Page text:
GENEVA, Switzerland, February 4, 2015 /PRNewswire/ --
On World Cancer Day 2015, general practitioners, physicians and dermatologists in the United States, United Kingdom and Australia are being asked for their feedback during the advanced trial phase of a new, free app that has the potential to play a vital role in the clinical detection of skin cancer.
Developed by Lūbax, the app is the world's first skin identification system using state-of-the-art image recognition software[i]. The app is designed to provide a simple, inexpensive software system to support health professionals in the identification of all types of skin lesions. The first clinical studies of the app carried out in collaboration with Harvard, Stanford, Oxford, and the University of São Paulo show greater than 90% sensitivity and specificity in detecting large melanomas in patients[ii].
"The Lūbax app could provide a major contribution in improving melanoma detection with its innovative technology. As a primary care researcher I am keen to study its usefulness among generalists in different countries and with different thresholds for referral for specialist care," said Dr Fiona Walter, a General Practitioner & Clinician Scientist from the Department of Public Health and Primary Care at the University of Cambridge.
The app will be made available to healthcare professionals only to limit the potential for misuse or misdiagnosis and is operated by the physician taking a photograph of the skin lesion with their smartphone. The app - currently available on iPhone with an iPad version being developed for later this year - searches a database of over 12,000 diagnosed skin-lesion images, and shows the user the most similar images and their associated clinical diagnoses. With a continuously growing database, over time the app will recognise and differentiate more skin diseases.
"Mobile health apps and the power of the internet have the potential to change the trajectory of premature deaths from cancer worldwide. We encourage all technology entrepreneurs to apply their skills and knowledge to global health issues, including cancer, to help us drive equitable access to information, awareness and early detection," urges Cary Adams, Chief Executive Officer, Union for International Cancer Control (UICC). "Together with health experts we can create a pipeline of technology-driven solutions which will help all of us access these key levers to address cancer globally. We will let down future generations if we do not press forward exploring and testing new and exciting technology advances as they emerge."
The app will be available to physicians in the United States, United Kingdom, and Australia, starting on World Cancer Day, 4th February 2015. Feedback from health professionals can be sent to [email protected] and more information about the app is available at Lubax.com.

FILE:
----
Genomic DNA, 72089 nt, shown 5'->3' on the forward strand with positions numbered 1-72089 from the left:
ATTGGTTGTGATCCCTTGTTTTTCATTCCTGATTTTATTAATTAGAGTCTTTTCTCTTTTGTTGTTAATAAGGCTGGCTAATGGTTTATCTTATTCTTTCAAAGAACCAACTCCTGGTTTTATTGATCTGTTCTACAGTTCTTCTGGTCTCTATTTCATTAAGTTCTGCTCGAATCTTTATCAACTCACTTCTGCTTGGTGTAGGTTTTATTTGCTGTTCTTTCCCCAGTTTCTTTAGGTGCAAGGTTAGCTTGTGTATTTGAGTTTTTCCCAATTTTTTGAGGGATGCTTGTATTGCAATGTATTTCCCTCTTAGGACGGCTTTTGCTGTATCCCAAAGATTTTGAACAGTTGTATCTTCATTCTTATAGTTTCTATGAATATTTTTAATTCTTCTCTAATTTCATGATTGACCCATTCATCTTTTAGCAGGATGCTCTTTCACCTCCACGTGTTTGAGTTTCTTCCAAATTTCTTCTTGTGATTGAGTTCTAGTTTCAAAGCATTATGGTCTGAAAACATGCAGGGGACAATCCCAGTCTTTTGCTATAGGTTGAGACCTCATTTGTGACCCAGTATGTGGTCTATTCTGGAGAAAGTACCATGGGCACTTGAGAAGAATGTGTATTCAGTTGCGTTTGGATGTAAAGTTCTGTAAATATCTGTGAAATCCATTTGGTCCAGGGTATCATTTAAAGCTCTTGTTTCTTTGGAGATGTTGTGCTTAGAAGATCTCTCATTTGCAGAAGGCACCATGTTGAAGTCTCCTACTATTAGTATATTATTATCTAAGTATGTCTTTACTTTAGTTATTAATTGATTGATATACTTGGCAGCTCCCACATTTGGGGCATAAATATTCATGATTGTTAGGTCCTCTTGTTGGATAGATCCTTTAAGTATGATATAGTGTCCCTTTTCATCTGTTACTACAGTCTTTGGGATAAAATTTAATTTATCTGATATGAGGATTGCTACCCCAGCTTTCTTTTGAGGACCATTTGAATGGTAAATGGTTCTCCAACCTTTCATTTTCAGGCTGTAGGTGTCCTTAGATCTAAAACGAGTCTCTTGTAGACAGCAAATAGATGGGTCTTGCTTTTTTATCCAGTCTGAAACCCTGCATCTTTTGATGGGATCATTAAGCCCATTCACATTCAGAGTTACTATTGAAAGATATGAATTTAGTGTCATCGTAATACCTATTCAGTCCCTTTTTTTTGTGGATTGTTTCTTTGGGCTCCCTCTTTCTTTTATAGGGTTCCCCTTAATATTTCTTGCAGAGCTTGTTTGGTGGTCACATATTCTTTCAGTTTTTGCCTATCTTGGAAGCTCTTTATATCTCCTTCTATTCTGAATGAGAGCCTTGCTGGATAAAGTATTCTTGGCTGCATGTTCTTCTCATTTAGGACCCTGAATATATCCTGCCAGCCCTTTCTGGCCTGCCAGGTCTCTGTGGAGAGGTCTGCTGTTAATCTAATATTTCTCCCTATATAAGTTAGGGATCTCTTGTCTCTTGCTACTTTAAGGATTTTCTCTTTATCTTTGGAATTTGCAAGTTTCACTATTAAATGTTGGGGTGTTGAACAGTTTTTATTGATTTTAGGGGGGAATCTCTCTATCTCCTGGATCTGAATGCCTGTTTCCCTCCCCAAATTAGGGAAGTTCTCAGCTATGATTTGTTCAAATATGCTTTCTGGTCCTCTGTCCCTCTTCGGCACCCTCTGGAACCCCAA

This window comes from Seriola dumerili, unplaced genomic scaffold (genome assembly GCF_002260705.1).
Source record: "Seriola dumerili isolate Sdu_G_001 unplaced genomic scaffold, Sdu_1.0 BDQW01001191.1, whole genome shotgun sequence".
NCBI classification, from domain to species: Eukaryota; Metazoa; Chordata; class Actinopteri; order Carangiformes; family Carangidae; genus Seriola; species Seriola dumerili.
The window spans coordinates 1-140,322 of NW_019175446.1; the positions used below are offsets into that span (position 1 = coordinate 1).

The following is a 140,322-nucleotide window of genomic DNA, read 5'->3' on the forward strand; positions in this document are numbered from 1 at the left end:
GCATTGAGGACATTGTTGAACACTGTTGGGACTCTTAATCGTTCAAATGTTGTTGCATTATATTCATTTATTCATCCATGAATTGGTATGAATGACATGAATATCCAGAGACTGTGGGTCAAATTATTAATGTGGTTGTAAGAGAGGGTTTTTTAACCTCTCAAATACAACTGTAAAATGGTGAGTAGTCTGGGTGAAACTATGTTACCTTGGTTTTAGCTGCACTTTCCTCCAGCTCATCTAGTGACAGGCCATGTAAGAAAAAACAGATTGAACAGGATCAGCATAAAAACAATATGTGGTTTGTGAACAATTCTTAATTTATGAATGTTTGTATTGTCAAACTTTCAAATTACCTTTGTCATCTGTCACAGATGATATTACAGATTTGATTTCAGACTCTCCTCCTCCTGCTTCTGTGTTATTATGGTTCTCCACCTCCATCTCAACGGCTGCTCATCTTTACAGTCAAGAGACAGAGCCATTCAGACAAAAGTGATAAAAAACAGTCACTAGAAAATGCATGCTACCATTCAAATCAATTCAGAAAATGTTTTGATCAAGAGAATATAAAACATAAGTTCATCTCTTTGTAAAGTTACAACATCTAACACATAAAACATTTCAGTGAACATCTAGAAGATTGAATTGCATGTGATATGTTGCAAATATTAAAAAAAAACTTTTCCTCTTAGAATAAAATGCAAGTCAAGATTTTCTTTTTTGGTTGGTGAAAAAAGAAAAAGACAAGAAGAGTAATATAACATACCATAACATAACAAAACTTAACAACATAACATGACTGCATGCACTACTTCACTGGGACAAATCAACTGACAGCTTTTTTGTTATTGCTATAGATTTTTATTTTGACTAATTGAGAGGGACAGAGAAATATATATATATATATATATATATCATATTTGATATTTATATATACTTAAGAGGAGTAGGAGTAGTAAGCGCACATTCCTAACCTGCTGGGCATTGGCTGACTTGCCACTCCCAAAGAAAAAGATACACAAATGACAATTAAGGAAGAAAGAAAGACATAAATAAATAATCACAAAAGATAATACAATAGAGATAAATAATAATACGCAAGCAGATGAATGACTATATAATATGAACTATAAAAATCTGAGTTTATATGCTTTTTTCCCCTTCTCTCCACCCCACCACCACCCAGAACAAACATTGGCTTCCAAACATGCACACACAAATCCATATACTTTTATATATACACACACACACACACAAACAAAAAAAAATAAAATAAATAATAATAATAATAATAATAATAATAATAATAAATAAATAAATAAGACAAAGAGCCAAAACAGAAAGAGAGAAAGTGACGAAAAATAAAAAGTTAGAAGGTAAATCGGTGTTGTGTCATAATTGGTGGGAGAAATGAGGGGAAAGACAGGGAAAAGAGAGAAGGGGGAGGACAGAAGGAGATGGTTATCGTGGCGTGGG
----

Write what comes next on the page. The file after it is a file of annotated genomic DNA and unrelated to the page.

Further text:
The Lūbax app has been developed by a small team of medical and software experts who are committed to using mobile technology to help GPs, clinicians and dermatologists in their delivery of healthcare. The President and CEO of Lūbax, Raymond H. Chen, has 20 years of experience as a surgeon and scientist. More information can be found at http://www.lubax.com
About World Cancer Day and the theme for 2015
World Cancer Day takes place every year on 4 February and is the single initiative under which the Union for International Cancer Control (UICC), its members, partners and the entire world can unite together in the fight against the global cancer epidemic. Under the tagline 'Not beyond us', World Cancer Day 2015 will take a positive and proactive approach to the fight against cancer, highlighting that solutions do exist across the continuum of cancer, and that they are within our reach.
For more information on how to get involved, please visit: http://www.worldcancerday.org.
About the Union for International Cancer Control (UICC)
UICC unites the cancer community to reduce the global cancer burden, to promote greater equity, and to integrate cancer control into the world health and development agenda. UICC is the largest cancer-fighting organisation of its kind, with over 800 member organisations across 155 countries representing the world's major cancer societies, ministries of health, research institutes, treatment centres and patient groups.
For more information, please visit: http://www.uicc.org
i. The Lūbax algorithm works like Google's image search, only it's specifically designed for skin images. While Google's image search surveys the whole Internet, the Lūbax algorithm uses carefully curated medical images. The Lūbax algorithm is unique among smartphone applications, using sophisticated content-based image recognition technology to discriminate skin-lesion types. The database and algorithm is being expanded to include basal and squamous cell carcinomas in addition to amelanotic melanomas. As the database grows, Lūbax will recognise more and more skin diseases and the app will be upgraded with the expanding database every six months.
ii. Validation of a skin-lesion image-matching algorithm based on computer vision technology: A new smartphone application (manuscript in review).
Raymond H. Chen, MD, DPhil
Email: [email protected]
Tel: +1-213-533-4100 / +1-626-485-4079